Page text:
“Last fall, as one of its last acts, the outgoing House of Representatives passed a bill to repeal the medical device tax. This year, leaders in the new Congress are signaling their intention to put that bill on President Obama’s desk. It’s a bad idea.
A 2.3 percent federal excise tax on sales of medical devices was included in the Affordable Act of 2010 to help pay for Obamacare. The tax has been collected since 2013, and the Joint Committee on Taxation predicts it will reduce the deficit by $26 billion over ten years.
Is it a good tax? Not particularly. It increases the cost of cardiac stents, artificial limbs, and joint replacements, for example. Manufacturers pass its costs along to patients and their insurance plans. But should it be repealed? No. Not yet. For three reasons.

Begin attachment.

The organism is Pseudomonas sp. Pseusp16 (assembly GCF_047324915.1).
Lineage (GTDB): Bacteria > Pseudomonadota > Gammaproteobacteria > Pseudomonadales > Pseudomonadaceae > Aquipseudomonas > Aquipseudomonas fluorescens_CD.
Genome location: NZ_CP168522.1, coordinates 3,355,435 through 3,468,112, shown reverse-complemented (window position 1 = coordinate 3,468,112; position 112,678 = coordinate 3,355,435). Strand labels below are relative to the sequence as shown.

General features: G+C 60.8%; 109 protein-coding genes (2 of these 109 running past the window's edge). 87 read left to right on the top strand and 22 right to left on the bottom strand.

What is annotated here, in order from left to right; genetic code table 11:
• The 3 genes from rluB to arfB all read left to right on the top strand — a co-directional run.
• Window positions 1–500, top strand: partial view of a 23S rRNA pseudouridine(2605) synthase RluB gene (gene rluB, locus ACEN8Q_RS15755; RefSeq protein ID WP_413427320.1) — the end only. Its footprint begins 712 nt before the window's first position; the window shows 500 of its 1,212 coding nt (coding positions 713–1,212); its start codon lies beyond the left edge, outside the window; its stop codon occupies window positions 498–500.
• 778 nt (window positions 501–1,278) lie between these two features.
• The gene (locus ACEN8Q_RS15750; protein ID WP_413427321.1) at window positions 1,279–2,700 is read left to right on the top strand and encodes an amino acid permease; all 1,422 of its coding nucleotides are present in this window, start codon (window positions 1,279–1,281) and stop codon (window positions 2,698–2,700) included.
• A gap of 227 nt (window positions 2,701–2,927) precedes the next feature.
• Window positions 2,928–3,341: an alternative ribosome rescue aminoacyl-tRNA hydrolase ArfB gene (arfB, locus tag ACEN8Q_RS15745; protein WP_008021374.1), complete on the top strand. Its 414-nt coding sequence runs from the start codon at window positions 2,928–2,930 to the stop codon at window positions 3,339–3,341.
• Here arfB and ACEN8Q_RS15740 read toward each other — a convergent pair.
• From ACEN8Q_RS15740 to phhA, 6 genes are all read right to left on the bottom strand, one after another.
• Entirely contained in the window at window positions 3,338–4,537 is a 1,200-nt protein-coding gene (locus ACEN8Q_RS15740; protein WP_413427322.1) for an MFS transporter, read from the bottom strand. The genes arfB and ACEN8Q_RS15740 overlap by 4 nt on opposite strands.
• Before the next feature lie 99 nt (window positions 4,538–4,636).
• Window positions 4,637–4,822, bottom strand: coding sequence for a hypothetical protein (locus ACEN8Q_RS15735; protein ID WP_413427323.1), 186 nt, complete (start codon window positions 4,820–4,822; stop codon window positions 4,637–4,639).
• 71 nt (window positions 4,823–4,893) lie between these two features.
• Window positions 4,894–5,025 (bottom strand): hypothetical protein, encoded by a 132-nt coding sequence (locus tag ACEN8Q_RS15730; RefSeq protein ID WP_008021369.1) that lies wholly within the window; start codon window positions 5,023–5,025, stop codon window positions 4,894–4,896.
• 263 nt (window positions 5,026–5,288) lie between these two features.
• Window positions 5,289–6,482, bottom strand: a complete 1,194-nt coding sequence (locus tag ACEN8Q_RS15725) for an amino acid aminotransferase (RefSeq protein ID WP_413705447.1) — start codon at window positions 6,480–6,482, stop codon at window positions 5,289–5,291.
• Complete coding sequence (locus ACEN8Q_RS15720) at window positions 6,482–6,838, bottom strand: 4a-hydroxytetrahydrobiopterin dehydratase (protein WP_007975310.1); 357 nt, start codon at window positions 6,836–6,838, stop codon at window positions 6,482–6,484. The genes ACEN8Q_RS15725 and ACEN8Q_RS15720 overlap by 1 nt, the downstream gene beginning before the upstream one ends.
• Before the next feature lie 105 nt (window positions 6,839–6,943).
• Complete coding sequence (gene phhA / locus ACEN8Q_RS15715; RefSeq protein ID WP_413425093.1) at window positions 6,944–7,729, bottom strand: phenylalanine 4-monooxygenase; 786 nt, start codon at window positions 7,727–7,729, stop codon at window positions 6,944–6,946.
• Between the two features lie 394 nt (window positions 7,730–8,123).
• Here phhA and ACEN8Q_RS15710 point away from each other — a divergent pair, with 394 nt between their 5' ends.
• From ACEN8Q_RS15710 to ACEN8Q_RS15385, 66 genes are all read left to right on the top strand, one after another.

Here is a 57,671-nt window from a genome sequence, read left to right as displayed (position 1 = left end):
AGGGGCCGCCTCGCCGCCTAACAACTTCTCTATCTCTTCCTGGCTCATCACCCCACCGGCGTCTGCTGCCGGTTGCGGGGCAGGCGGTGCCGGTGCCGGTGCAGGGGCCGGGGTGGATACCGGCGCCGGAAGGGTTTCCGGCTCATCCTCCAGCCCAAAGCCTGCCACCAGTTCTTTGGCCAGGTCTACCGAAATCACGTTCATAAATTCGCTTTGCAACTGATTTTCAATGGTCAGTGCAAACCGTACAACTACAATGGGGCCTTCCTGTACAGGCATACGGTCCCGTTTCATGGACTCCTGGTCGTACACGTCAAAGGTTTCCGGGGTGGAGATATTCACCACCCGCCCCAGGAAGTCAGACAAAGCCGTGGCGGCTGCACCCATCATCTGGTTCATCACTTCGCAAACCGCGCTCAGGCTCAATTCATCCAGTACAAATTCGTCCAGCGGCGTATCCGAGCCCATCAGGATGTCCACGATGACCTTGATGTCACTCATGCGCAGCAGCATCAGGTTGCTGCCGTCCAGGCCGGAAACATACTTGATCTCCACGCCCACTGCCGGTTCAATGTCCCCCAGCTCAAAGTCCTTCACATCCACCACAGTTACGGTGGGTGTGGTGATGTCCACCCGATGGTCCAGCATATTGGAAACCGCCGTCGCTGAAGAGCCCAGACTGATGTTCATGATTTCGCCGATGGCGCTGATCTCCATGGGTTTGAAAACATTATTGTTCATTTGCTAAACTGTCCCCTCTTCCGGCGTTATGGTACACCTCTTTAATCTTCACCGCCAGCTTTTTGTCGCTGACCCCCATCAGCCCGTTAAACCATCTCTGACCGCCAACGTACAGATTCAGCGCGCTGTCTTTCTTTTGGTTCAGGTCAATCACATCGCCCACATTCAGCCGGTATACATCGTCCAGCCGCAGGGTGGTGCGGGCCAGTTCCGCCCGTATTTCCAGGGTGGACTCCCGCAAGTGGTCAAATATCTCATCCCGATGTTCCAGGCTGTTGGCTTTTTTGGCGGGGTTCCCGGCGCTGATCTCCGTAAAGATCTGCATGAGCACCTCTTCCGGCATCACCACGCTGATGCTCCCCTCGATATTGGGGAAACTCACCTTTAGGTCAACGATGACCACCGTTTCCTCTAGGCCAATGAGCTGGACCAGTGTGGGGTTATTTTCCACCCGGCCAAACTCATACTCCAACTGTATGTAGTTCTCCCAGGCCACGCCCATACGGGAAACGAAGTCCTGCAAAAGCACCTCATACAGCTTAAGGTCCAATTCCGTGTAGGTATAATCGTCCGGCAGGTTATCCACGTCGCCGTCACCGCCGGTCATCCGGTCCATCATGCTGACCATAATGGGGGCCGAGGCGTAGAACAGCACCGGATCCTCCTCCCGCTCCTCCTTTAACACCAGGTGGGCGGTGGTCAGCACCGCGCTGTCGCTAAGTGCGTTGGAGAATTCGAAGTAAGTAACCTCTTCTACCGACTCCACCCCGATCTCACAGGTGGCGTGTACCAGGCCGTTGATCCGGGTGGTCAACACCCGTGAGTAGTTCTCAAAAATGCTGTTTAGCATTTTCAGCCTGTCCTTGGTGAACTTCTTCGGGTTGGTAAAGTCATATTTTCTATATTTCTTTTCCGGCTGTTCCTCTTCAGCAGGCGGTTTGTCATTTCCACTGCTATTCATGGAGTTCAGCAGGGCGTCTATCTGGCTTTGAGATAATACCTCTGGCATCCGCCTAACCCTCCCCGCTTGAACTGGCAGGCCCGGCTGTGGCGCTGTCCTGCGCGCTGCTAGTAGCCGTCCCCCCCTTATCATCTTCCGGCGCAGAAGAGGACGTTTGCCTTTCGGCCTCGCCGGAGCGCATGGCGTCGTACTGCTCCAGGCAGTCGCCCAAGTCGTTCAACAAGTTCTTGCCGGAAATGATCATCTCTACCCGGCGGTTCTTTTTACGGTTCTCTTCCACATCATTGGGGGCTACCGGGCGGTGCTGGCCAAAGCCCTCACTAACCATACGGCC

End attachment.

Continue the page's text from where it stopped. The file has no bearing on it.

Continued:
First, contrary to industry claims, the tax is not heavy enough to imperil patients’ health or pose a significant burden on employment or medical innovation. Every tax has negative effects, to be sure; but as excises go, 2.3 percent of sales is modest. And as Sen. Minority Leader Harry Reid (D-Nev.) told The Hill, the device industry is “doing extremely well with ObamaCare.”
Second, repealing the tax now would be unfair, because the law it helps fund, Obamacare, burdens all of us, not just medical device makers.
Third, and perhaps most importantly, repealing the tax before we repeal Obamacare would weaken the coalition to replace the Affordable Care Act with better reforms that can actually make healthcare more affordable (and thus get more people covered).” - Don’t repeal the medical device tax (yet), the hill.com, 05/04/2015
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